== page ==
Comfort Hotel Am Kurpark
Bad Homburg, 61348
Phone: (49) 6172 926300
Fax: (49) 6172 926399
Ferdinandstrasse 2-4, Bad Homburg, DE, 61348
- Phone: (49) 6172 926300
- Fax: (49) 6172 926399
Arts & Museums
Learn everything about man's most precious possession at the Money Museum at Deutsche Bundesbank. From the history of money, exchange policies, international currency notes to how money is produced- the museum offers an insight into every aspect of the monetary world. Visitors can even control money supply through computer simulations. Besides the collection and exhibits, the museum focuses on interactive activities, lectures and seminars to educate visitors about the complex economic connections and the dynamics of trade. The museum's library and historical archive are open to public; for more information check out the website.
Not all apple wines are made by Possman, but this traditional cider house does claim a rather large share in the market. The company is an integral part of the city and the locals love the end product. You can go on a tour of the factory to learn how the apple wine is made. This includes a free sample. Children, Students and concessions are admitted free of charge. Cheers!
Frontrunner in the pop-art scene of Rhine-Main, The Dream Factory is located in the happening University District. Fairly new into business, having started by Liz Rasking in early 2011, the gallery has already garnered a lot of recognition and support from the local artist community. Contemporary pop is the underlying theme behind most of the exhibits which have seen works by residential and featured artists like Cate Rangel, Chet Zar, Clare Benson and Tim MacLean. For current and upcoming schedules check out the website.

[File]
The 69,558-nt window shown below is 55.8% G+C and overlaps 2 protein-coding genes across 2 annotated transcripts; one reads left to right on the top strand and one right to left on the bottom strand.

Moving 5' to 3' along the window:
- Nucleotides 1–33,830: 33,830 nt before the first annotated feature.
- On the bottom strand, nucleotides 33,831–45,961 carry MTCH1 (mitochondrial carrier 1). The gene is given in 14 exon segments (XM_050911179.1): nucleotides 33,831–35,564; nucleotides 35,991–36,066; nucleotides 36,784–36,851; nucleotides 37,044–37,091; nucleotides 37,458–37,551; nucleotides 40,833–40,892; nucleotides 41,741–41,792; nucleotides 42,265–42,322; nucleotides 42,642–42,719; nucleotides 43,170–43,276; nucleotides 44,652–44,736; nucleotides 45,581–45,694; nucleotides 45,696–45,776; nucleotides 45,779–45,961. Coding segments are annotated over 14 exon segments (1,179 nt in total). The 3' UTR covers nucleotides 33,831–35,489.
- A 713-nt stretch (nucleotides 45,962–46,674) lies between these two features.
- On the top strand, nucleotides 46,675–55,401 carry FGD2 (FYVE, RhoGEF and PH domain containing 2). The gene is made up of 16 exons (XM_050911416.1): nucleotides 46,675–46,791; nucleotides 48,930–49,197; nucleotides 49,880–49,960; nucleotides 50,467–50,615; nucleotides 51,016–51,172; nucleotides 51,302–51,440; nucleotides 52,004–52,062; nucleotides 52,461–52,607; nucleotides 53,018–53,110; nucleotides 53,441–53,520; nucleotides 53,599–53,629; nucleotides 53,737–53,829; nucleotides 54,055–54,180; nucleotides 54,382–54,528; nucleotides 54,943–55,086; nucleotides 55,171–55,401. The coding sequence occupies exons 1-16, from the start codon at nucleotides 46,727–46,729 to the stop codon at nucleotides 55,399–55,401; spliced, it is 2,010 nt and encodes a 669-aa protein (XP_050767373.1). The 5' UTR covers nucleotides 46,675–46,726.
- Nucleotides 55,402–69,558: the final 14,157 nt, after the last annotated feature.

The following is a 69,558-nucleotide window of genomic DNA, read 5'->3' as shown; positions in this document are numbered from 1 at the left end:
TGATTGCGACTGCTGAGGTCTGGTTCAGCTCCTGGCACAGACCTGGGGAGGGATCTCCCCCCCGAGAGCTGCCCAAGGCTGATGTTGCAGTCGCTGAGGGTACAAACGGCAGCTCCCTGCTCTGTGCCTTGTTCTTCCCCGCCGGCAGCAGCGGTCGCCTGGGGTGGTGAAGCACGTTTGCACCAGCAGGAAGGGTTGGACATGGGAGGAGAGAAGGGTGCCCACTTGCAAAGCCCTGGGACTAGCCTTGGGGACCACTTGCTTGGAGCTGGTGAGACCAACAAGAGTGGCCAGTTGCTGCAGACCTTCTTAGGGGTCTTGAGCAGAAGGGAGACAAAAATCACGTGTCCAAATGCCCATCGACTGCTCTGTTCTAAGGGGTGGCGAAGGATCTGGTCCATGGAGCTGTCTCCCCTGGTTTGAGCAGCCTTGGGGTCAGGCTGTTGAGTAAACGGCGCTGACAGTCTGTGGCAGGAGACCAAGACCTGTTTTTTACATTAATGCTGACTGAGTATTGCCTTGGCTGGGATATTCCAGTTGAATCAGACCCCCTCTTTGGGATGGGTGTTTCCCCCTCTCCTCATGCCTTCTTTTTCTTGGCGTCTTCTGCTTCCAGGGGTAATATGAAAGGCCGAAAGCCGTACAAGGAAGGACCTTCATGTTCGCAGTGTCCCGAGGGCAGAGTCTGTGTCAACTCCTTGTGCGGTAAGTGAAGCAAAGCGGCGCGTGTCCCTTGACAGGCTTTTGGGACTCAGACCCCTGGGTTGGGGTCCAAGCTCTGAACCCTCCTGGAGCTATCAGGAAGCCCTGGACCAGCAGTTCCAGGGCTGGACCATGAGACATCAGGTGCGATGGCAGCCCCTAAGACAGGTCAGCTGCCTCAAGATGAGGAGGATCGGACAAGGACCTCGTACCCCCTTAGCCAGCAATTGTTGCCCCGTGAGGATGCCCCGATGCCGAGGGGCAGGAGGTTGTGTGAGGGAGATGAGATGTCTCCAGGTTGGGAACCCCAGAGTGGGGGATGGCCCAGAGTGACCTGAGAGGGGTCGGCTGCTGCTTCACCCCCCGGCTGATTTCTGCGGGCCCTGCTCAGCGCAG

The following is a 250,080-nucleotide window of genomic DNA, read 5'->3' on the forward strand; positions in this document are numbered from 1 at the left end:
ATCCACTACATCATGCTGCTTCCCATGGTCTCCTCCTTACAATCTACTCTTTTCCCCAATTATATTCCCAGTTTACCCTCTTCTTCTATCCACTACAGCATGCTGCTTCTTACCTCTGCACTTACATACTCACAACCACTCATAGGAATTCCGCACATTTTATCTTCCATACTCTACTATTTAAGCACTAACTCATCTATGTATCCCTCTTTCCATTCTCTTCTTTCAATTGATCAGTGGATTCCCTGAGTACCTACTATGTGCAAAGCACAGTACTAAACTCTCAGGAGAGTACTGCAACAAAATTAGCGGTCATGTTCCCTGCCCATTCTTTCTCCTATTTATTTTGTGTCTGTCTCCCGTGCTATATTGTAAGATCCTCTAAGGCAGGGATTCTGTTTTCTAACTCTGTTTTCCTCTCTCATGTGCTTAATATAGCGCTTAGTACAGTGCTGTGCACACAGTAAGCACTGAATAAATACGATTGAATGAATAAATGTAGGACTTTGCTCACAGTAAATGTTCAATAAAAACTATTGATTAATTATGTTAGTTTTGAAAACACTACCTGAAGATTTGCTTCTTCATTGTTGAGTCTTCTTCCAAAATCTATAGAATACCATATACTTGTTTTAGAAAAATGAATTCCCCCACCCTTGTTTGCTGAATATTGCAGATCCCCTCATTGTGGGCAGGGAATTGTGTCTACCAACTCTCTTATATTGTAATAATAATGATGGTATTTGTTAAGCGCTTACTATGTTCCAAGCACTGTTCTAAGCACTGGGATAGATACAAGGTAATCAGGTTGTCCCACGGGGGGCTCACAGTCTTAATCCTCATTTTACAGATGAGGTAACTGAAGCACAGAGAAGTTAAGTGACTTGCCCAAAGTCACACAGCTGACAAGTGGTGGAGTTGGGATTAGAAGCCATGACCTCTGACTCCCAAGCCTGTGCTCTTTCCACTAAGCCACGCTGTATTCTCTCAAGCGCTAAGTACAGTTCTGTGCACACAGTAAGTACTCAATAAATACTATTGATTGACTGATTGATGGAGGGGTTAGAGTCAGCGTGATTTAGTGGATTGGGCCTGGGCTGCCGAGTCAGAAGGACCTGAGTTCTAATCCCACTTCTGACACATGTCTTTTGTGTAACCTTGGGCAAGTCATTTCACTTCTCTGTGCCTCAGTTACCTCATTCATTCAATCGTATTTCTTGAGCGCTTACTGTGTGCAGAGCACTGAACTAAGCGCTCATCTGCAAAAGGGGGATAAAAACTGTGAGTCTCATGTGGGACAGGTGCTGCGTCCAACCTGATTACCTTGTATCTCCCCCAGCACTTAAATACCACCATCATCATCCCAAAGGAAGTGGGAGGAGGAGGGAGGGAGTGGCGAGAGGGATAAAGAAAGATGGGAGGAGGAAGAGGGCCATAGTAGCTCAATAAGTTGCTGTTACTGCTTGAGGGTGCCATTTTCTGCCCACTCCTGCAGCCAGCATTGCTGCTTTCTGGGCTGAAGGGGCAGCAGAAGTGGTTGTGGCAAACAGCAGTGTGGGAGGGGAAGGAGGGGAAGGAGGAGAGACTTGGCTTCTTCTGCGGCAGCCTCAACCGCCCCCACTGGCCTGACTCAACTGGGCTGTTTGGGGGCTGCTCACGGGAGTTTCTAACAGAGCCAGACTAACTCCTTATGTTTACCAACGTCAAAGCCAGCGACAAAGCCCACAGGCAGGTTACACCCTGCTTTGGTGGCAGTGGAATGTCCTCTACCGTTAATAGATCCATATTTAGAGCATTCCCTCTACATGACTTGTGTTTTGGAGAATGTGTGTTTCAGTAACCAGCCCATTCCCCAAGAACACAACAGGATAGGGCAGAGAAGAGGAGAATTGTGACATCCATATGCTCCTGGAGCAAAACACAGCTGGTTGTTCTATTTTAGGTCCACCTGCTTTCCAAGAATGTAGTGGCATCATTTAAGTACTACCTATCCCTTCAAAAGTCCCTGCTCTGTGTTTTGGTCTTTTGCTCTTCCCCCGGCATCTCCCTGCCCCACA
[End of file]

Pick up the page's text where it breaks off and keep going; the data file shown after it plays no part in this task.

Enter a world of optical illusions and anaglyphs at Frankfurt's Explora Museum located in the Nordend-Ost. Kids and adults alike partake in an interactive learning experience that is not only filled with fascinating elements but also explores the various laws and principles of science. The permanent exhibition is not limited and includes new displays regularly; besides the exhibits, the museum hosts a variety of events like workshops and lectures. Check out the website for other details.
One of the largest natural history museums in the country, the Senckenberg Museum originates from a foundation set up in 1763 by local doctor Johann Christian Senckenberg. Dedicated to education and scientific research, the collection includes a multitude of fossils and other objects from the Paleozoic period to the Stone Age. Special collections provide an insight into the history of life on earth. Many exhibits enjoy worldwide renown: the large free-standing animal skeletons are especially impressive and are particularly popular with children. The complex houses a restaurant and a book shop. Check website for further details.
Heinrich-Hoffmann-Museum, also known as the Struwwelpeter Museum, documents the life and work of Dr. Heinrich Hoffmann, who authored the popular children's book, Struwwelpeter ('Shock-headed Peter'). Hoffmann was also the director of a local mental asylum and spoke out against the (often brutal) treatment of the mentally ill in 19th-century Germany. The centerpiece of the museum, however, is Struwwelpeter, with a host of exhibits including rare copies, exotic translations and parodies of the 150-year-old bestseller. Special exhibitions examine different aspects of Hoffmann's life and literature. Check website for more details.